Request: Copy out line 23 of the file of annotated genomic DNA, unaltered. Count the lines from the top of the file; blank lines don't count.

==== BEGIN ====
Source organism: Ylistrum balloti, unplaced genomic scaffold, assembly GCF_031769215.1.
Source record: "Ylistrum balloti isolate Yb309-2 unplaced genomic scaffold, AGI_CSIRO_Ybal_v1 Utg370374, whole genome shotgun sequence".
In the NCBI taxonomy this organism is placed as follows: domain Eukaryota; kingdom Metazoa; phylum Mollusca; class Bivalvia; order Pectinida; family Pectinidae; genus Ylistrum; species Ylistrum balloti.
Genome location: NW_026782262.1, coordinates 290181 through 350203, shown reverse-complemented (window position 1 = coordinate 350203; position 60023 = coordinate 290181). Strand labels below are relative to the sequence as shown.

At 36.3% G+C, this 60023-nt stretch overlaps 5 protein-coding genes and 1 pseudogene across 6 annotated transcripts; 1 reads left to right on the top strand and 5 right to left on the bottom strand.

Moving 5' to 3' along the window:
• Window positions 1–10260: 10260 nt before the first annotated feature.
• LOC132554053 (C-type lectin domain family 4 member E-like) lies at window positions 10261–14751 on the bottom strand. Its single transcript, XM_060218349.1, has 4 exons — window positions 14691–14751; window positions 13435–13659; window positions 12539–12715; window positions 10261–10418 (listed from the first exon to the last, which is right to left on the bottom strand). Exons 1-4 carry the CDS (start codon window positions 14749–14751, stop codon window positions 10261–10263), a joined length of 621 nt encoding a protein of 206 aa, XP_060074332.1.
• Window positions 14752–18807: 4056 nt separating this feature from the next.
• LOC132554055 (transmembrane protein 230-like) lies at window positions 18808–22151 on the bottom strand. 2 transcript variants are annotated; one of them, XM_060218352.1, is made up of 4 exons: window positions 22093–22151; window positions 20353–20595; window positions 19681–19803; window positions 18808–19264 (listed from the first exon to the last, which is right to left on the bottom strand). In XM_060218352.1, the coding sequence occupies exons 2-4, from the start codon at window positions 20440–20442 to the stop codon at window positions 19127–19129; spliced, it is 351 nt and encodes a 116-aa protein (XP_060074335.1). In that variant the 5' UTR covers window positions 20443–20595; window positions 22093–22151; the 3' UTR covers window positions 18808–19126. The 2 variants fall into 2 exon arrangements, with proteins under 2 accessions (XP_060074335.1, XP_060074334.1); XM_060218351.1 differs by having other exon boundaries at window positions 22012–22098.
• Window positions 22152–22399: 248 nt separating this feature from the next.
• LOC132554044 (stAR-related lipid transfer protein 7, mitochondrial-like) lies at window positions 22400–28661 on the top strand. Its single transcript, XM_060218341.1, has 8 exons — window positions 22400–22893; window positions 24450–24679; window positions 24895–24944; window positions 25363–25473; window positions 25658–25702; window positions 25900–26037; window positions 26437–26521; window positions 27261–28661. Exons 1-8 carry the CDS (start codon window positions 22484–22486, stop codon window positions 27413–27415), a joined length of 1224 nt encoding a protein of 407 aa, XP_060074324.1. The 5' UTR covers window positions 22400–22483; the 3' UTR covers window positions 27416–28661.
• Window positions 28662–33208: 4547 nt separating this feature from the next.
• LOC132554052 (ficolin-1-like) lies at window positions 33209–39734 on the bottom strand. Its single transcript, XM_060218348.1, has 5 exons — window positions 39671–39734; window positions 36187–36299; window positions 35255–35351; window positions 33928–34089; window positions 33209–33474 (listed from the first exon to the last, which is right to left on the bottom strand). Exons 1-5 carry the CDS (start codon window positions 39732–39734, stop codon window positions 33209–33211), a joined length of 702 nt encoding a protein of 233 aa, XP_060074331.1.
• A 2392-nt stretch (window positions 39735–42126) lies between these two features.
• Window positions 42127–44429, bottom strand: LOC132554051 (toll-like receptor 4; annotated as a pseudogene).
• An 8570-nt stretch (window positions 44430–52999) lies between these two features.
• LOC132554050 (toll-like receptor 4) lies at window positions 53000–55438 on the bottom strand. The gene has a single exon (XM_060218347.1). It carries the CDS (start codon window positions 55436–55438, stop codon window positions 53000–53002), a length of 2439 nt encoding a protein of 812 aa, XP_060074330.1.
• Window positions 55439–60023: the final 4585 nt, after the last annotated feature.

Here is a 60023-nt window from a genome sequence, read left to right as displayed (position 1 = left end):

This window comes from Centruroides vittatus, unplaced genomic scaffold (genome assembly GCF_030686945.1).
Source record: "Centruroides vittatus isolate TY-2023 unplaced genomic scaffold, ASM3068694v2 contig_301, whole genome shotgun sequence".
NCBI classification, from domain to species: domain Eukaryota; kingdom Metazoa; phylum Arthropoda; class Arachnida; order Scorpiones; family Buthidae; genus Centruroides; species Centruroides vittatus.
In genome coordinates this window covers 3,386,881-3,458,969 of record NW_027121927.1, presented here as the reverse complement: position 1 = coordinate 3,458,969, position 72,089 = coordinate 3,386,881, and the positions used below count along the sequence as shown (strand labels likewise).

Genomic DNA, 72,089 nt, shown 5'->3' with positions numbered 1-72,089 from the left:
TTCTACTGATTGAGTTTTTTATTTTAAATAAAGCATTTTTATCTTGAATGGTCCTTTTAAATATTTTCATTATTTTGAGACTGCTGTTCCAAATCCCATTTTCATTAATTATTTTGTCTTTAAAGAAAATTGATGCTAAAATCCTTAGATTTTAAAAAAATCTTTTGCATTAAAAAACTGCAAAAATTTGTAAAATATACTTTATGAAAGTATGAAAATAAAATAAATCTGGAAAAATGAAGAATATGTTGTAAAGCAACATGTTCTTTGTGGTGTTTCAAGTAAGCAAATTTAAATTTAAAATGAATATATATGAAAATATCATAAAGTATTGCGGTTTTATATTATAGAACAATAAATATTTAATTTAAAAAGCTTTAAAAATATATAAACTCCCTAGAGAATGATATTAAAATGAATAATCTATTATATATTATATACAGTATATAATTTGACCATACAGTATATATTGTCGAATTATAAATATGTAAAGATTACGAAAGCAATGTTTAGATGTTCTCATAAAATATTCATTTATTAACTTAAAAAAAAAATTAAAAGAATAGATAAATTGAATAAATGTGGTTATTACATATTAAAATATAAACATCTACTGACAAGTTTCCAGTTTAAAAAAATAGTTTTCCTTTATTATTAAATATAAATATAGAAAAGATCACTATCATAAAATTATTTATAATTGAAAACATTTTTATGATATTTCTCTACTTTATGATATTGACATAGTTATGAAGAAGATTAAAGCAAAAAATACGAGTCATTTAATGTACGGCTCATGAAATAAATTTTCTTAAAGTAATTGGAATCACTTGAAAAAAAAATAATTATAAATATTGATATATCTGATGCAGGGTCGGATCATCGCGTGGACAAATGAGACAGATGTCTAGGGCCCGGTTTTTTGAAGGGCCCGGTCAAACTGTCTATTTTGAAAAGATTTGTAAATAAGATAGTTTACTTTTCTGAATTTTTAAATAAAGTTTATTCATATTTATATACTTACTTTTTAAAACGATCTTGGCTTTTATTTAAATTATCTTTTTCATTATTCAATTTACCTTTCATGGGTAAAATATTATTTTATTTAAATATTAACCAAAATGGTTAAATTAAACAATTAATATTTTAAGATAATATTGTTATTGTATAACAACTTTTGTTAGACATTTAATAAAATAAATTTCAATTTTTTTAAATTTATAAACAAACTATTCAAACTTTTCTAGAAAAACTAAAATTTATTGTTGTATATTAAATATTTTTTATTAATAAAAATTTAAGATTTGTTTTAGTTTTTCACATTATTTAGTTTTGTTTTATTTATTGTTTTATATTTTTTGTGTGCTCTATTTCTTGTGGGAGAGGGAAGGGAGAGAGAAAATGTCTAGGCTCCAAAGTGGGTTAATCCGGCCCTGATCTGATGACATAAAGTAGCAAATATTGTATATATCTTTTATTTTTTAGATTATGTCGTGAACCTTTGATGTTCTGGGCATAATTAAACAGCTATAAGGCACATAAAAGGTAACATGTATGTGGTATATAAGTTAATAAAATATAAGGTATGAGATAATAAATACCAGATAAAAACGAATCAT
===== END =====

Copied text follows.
NCBI classification, from domain to species: domain Eukaryota; kingdom Metazoa; phylum Arthropoda; class Arachnida; order Scorpiones; family Buthidae; genus Centruroides; species Centruroides vittatus.